On D-day, the 434th TCG took part in the second landing of American glider-borne
troops on the Cherbourg Peninsula. This mission was to reinforce the 101st Airborne
The gliders were carrying 157 men of the medical, signal and staff personnel. Beside
these men the gliders also carried 40 vehicles, 6 anti-tank guns and 19 tons of other
The gliders were towed by 13 C-47s of the 72nd TCS, 12 C-47s of the 73rd TCS and
7 C-47s of the 74th TCS.
Of the 64 glider pilots, 17 from 71st TCS, 15 were from 72nd TCS, 16 from 73rd TCS
and 16 from 74th TCS. Some of these glider pilots were on detached service and came
originally from the 315th TCG and 438th TCG.
The 73rd TCS flew 12 C-47 airplanes towing 12 Horsa gliders of which 8 belonged to
and were flown by personnel of the 73rd.
At the LZ
The landing zone, LZ-E, near Hiesville, had been marked as planned by the pathfinders.
the platoon from the Division reserve, 3rd Battalion of 501st, and the Division artillerymen,
under the overall command of Col. Sherburne, had arrived at the LZ to meet the incoming
(this line handle about the first glider landings in the morning of June 6).
A detachment of glider pilots, led by Lt. Victor Warriner, had been busy clearing
the drop zone and cutting down trees, and the pathfinders had marked it with a yellow
panel T and green smoke.
The gliders were cut loose over LZ-E at 2053 hours slightly to the north of the initial
landings. German forces were around Turqueville and Saint Côme-du-Mont, 2 miles (3.2
km) on either side of Landing Zone E. the area in between was not yet cleared entirely.
The Germans held their fire until the gliders were coming down. Some gliders were
riddled before hitting the ground and many glider pilots and airborne stepped out
into withering fire from Germans who had hidden themselves near the landing zone.
A few Horsas landed in the middle of a German counter attack and their crews were
The War Diary of one of the squadrons state:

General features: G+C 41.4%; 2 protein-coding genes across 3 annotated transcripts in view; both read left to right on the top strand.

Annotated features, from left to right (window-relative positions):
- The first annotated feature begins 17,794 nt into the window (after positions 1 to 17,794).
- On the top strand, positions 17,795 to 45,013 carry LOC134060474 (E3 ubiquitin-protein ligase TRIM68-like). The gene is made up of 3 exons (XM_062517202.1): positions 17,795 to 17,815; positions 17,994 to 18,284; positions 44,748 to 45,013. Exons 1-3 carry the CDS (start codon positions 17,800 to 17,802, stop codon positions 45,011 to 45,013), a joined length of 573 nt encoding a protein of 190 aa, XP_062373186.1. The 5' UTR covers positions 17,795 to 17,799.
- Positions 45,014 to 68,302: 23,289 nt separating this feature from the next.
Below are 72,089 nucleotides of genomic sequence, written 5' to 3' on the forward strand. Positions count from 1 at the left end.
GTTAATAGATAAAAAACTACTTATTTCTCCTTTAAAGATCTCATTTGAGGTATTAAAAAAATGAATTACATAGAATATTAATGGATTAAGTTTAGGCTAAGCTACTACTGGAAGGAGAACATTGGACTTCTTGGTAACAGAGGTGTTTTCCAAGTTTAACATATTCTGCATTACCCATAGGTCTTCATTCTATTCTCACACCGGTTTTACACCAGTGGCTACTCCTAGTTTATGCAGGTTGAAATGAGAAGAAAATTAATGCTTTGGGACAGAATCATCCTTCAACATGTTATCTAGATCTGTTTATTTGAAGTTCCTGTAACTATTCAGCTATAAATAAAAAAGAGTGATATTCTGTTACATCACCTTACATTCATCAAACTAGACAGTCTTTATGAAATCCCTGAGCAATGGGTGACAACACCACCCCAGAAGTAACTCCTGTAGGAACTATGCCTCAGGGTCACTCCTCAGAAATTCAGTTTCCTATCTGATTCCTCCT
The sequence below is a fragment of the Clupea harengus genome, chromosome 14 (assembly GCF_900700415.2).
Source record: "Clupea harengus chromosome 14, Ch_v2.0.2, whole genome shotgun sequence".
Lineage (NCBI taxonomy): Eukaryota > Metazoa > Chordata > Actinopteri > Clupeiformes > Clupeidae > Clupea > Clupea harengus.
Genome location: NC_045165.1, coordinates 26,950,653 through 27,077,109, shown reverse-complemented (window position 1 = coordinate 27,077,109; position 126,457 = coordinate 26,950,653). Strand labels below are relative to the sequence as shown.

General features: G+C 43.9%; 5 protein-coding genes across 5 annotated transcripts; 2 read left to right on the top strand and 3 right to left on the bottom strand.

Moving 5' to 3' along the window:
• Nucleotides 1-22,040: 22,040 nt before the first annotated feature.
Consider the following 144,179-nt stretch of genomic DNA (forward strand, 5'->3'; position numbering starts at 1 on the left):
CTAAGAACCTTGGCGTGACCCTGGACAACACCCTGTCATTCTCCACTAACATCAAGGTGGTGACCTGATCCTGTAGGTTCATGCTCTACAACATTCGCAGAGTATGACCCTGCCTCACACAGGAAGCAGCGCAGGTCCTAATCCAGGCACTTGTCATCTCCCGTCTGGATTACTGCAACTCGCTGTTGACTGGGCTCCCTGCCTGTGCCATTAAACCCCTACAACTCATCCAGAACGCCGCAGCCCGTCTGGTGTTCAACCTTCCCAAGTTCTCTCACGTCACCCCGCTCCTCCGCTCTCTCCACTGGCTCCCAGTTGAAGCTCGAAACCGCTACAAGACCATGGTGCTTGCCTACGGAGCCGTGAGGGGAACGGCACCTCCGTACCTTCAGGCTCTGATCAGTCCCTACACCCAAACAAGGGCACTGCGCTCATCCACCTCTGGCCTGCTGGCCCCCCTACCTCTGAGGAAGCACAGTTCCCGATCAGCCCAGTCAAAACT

Besides coming down on fields that were too small, the gliders landed in the midst
of an enemy counter attack which resulted in some of the gliders either cracking
up on landing or meeting heavy enemy fire from small arms and machine guns.
The glider pilots in this serial received covering fire from the members of the Chicago
The first tug and glider took off at 18.30. The 73rd TCS started take off at 18.34.
Tthe squadrons began forming and went out on course in Standard Operation Procedure
(SOP) formation. This serial approached the peninsula from the east coast over the
shoreline where the American amphibious forces had established their bridgehead,
to the LZ. The gliders were cut-off at 20.53, seven minutes ahead of schedule. No
hostile action was encountered either from aircraft or enemy ground personnel and
there were no casualties to power crew personnel or damage to aircraft. The tow planes
did a 180 turn and returned as they had come up over the St. Marcouf islands, and
GALLUP. They started landing at Aldermaston at 2228h.
From the C-47 crew point of view the mission was very successful.
Three photos of Horsa gliders ready to fly to Normandy. These gliders are in the
loading zone. Photos H. Lunday collection.
Left: This glider made a good landing in the Hiesville area. This is most probably
one of the 434th TCG gliders.
Right: Airborne personnel and amphibious forces meet at a cross road where a few
Horsa gliders have landed.